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Showing posts with the label faith

"Breaking Free" From Beth Moore, And Women In The Church

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But we have this treasure in jars of clay, to show that the surpassing power belongs to God and not to us. We are afflicted in every way, but not crushed; perplexed, but not driven to despair; persecuted, but not forsaken; struck down, but not destroyed;
-- 2 Corinthians 4:7-9 (ESV)
Women, you are a treasure.

That verse isn't talking about just women, obviously, but there are times where women in the church feel like, as a jar of clay, they are getting broken to bits not by God but by man.

In recent months, I've started the process of writing another book. This will be my third, and will be tentatively about my experiences blogging for twenty years, the stories that arose from that experience, and so on. Part of that will be about theoblogging (faith blogging), which unfortunately contains some of the ugliest stories and experiences of the lot.

In preparing and researching for this book, I've been reading books (many about women and the church, as that is a key issue in th…

A visit to the Ark Encounter.

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Last fall I went to the Ark Encounter with a friend and my parents. We drove, and my parents had many hilarious photos taken of them by me. They are very patient and, by the time we arrived at the Ark Encounter, probably had a lot of personal compassion for what it would be like to be stuck with your family in a confined space for extended periods of time.

My poor parents. I mean, if you could see the photos...I took photos of them falling asleep in the car, falling asleep in the planetarium, falling asleep in the hotel lobby... Here's a photo of a photo. I'm that bad.



It was a fantastic trip with a variety of stops and adventures (including a glorious trivia tournament win on a ferry across Lake Michigan), but I want to talk about the Creation Museum and the Ark Encounter in this post. Each section below is a discussion of some of the different issues and reactions I have heard from people regarding these two attractions.


World Class Is Not A Lie
The Ark Encounter is often d…

Love is not God.

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God is love, but love is not God.

I'd read that statement in several places in recent months, regarding how so much that the Bible says is sin is dismissed today under the guise of "love." Perhaps the mathematician in us broke down "God is love" as an equation, with God and love on the sides of an equal sign, being of the same value. This is not the case, especially since our human version of "love" is so far from what God considers love.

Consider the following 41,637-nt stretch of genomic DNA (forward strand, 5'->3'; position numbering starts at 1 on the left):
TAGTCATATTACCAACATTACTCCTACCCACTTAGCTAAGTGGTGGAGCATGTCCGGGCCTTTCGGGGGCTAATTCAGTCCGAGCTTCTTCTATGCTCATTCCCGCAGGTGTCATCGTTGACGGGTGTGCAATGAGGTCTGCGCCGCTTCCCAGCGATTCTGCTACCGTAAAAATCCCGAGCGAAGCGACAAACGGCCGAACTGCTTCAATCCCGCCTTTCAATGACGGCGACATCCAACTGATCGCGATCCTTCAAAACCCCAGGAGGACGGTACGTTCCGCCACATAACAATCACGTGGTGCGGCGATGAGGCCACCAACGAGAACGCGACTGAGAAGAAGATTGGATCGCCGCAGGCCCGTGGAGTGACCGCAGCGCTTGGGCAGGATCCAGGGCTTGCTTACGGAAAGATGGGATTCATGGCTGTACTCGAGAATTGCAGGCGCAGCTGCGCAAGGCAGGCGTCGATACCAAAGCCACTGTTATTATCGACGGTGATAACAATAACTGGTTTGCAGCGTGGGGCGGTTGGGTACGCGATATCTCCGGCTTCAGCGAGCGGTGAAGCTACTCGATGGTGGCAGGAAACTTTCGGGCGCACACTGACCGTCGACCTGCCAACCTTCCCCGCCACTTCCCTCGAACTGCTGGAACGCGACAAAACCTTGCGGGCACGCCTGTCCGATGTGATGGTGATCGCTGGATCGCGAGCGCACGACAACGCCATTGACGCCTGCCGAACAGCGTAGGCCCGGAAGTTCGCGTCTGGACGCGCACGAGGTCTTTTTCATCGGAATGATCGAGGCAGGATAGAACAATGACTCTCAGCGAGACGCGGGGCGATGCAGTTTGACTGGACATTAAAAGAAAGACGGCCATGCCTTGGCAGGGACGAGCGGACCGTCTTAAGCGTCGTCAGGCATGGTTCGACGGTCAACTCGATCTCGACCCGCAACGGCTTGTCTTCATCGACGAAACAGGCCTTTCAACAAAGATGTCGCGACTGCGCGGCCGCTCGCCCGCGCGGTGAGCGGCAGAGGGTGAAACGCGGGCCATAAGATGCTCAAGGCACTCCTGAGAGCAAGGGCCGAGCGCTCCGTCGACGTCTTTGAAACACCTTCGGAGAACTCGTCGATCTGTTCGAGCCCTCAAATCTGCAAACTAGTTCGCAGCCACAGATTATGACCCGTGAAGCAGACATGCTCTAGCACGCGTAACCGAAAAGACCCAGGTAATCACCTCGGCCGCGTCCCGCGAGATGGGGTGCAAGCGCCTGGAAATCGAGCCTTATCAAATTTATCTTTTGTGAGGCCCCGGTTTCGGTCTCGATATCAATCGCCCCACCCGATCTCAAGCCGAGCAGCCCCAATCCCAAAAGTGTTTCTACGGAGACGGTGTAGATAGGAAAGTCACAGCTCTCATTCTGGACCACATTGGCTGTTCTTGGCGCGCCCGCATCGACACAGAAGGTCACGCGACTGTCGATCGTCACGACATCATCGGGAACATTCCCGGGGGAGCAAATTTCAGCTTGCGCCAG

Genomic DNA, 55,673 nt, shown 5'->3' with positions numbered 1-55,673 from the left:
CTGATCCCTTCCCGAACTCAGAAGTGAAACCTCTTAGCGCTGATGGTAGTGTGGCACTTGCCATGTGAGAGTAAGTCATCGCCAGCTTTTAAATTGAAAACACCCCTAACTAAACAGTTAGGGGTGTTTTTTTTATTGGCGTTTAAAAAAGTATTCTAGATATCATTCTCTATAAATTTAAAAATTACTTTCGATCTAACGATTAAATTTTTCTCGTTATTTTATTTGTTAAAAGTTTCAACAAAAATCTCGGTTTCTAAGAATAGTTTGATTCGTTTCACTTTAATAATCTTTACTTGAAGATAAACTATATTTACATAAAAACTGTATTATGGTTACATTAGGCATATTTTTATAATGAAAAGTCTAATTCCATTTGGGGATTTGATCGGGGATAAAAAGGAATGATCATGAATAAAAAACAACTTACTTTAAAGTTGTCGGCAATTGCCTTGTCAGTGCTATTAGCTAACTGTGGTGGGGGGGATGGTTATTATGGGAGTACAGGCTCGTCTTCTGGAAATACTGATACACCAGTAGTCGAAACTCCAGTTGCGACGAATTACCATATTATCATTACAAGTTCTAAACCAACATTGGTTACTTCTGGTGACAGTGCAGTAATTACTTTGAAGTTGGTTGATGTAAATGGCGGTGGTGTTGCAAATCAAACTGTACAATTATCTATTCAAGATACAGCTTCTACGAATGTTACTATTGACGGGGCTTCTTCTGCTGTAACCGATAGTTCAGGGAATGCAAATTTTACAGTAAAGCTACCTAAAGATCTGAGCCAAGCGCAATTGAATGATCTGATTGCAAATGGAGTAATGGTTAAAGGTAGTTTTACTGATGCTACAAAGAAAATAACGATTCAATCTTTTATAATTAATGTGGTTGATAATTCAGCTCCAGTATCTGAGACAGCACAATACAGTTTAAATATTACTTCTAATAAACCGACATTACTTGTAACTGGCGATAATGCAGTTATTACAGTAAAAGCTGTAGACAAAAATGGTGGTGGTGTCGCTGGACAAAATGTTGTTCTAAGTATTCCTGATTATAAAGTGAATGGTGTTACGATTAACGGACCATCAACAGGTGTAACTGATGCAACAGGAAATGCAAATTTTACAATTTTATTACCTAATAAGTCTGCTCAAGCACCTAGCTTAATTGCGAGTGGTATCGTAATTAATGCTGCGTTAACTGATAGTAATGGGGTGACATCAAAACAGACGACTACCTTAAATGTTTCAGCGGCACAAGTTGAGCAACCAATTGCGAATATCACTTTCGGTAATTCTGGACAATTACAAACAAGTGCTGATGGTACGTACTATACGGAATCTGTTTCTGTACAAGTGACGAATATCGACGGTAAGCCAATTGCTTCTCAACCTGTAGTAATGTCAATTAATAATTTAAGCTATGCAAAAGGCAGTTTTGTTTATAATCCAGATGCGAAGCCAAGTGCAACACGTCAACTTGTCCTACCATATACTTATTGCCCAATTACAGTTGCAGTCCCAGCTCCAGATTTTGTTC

This isn't just semantics. This is crucial, because love has become an idol.

We've turned some pablum version of love into a god. We take our feeble versions of human love (mostly eros, in this day and age, with little agape or philia) and justify all kinds of behavior by saying "if God is love, how can this love be wrong?", or "love is love," a truly stupid mathematical statement if I've ever seen one.

As with any topic of debate, how are you defining this self-equating love? Sexual? …

Strike two, and you're out. At least on social media.

My blog readers from years past know of my foray into the world of TheoBlogging. It got pretty ugly. Knowing how awful it got only makes how bad it is now all that much more impressive (in a negative way).

I'd started this blog post a while back, and had tossed a link in it to a Facebook post. I can't see that post now, so I don't know if it exists and I'm blocked, or what. I don't remember what it was about, or why I saw fit to start a bare draft and include that. Clearly, something explosive was said. The original title of this post was "A faith blogger goes ballistic on social media" and that sure sounds click-worthy.

A couple of random statements, then.

First, there have been few things as disappointing as reading the social media accounts of the Christian authors (and even bloggers). There are books I own that were a real blessing, only to discover the author is a bit of an ass on Twitter. Super disappointing.

Let's be honest. I was an ass on Twi…

Think about such things, even if Carson Wentz plays for the Eagles.

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Finally, brothers and sisters, whatever is true, whatever is noble, whatever is right, whatever is pure, whatever is lovely, whatever is admirable—if anything is excellent or praiseworthy—think about such things. -- Philippians 4:8